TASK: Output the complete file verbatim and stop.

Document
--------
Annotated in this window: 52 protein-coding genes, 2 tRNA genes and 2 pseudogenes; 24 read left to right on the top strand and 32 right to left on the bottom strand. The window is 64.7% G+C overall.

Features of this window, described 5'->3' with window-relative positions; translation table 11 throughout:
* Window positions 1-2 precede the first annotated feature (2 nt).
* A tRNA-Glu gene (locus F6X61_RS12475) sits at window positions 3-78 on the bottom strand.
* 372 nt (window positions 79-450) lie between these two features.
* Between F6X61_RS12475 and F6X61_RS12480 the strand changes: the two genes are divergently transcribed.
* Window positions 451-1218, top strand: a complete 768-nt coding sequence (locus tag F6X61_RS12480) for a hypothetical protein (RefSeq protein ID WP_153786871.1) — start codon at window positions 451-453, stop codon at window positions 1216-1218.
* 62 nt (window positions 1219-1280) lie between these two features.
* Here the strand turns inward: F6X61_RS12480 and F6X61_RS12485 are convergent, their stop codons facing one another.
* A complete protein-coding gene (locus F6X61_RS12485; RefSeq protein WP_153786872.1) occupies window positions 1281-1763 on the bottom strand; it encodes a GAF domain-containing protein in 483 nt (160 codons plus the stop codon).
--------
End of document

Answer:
Annotated in this window: 52 protein-coding genes, 2 tRNA genes and 2 pseudogenes; 24 read left to right on the top strand and 32 right to left on the bottom strand. The window is 64.7% G+C overall.

Features of this window, described 5'->3' with window-relative positions; translation table 11 throughout:
* Window positions 1-2 precede the first annotated feature (2 nt).
* A tRNA-Glu gene (locus F6X61_RS12475) sits at window positions 3-78 on the bottom strand.
* 372 nt (window positions 79-450) lie between these two features.
* Between F6X61_RS12475 and F6X61_RS12480 the strand changes: the two genes are divergently transcribed.
* Window positions 451-1218, top strand: a complete 768-nt coding sequence (locus tag F6X61_RS12480) for a hypothetical protein (RefSeq protein ID WP_153786871.1) — start codon at window positions 451-453, stop codon at window positions 1216-1218.
* 62 nt (window positions 1219-1280) lie between these two features.
* Here the strand turns inward: F6X61_RS12480 and F6X61_RS12485 are convergent, their stop codons facing one another.
* A complete protein-coding gene (locus F6X61_RS12485; RefSeq protein WP_153786872.1) occupies window positions 1281-1763 on the bottom strand; it encodes a GAF domain-containing protein in 483 nt (160 codons plus the stop codon).